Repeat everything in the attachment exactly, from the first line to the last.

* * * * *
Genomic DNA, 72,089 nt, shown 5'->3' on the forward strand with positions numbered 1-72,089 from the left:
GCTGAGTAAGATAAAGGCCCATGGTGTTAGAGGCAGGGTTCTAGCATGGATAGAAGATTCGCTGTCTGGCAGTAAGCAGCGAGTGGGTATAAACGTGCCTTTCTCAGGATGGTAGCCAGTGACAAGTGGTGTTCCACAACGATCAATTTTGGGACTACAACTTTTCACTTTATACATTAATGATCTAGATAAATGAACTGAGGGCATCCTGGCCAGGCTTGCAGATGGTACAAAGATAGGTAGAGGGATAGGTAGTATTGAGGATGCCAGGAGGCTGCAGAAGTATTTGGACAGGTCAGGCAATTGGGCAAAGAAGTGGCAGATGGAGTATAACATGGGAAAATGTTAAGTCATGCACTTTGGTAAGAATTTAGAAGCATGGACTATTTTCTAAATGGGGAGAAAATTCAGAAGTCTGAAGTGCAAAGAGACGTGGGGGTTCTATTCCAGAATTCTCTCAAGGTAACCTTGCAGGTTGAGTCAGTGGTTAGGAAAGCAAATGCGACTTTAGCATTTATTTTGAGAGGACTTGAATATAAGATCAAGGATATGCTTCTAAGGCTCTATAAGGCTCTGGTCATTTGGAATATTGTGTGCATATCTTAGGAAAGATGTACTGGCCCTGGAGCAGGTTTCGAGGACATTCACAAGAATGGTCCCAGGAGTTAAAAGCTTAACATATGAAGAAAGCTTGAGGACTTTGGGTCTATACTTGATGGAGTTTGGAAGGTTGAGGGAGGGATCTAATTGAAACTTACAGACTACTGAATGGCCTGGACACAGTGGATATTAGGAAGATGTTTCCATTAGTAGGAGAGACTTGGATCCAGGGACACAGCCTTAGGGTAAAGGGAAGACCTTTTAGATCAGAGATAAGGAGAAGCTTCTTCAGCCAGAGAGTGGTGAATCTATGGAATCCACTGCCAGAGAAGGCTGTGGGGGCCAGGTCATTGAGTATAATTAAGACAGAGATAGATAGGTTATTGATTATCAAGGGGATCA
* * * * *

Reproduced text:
Genomic DNA, 72,089 nt, shown 5'->3' on the forward strand with positions numbered 1-72,089 from the left:
GCTGAGTAAGATAAAGGCCCATGGTGTTAGAGGCAGGGTTCTAGCATGGATAGAAGATTCGCTGTCTGGCAGTAAGCAGCGAGTGGGTATAAACGTGCCTTTCTCAGGATGGTAGCCAGTGACAAGTGGTGTTCCACAACGATCAATTTTGGGACTACAACTTTTCACTTTATACATTAATGATCTAGATAAATGAACTGAGGGCATCCTGGCCAGGCTTGCAGATGGTACAAAGATAGGTAGAGGGATAGGTAGTATTGAGGATGCCAGGAGGCTGCAGAAGTATTTGGACAGGTCAGGCAATTGGGCAAAGAAGTGGCAGATGGAGTATAACATGGGAAAATGTTAAGTCATGCACTTTGGTAAGAATTTAGAAGCATGGACTATTTTCTAAATGGGGAGAAAATTCAGAAGTCTGAAGTGCAAAGAGACGTGGGGGTTCTATTCCAGAATTCTCTCAAGGTAACCTTGCAGGTTGAGTCAGTGGTTAGGAAAGCAAATGCGACTTTAGCATTTATTTTGAGAGGACTTGAATATAAGATCAAGGATATGCTTCTAAGGCTCTATAAGGCTCTGGTCATTTGGAATATTGTGTGCATATCTTAGGAAAGATGTACTGGCCCTGGAGCAGGTTTCGAGGACATTCACAAGAATGGTCCCAGGAGTTAAAAGCTTAACATATGAAGAAAGCTTGAGGACTTTGGGTCTATACTTGATGGAGTTTGGAAGGTTGAGGGAGGGATCTAATTGAAACTTACAGACTACTGAATGGCCTGGACACAGTGGATATTAGGAAGATGTTTCCATTAGTAGGAGAGACTTGGATCCAGGGACACAGCCTTAGGGTAAAGGGAAGACCTTTTAGATCAGAGATAAGGAGAAGCTTCTTCAGCCAGAGAGTGGTGAATCTATGGAATCCACTGCCAGAGAAGGCTGTGGGGGCCAGGTCATTGAGTATAATTAAGACAGAGATAGATAGGTTATTGATTATCAAGGGGATCA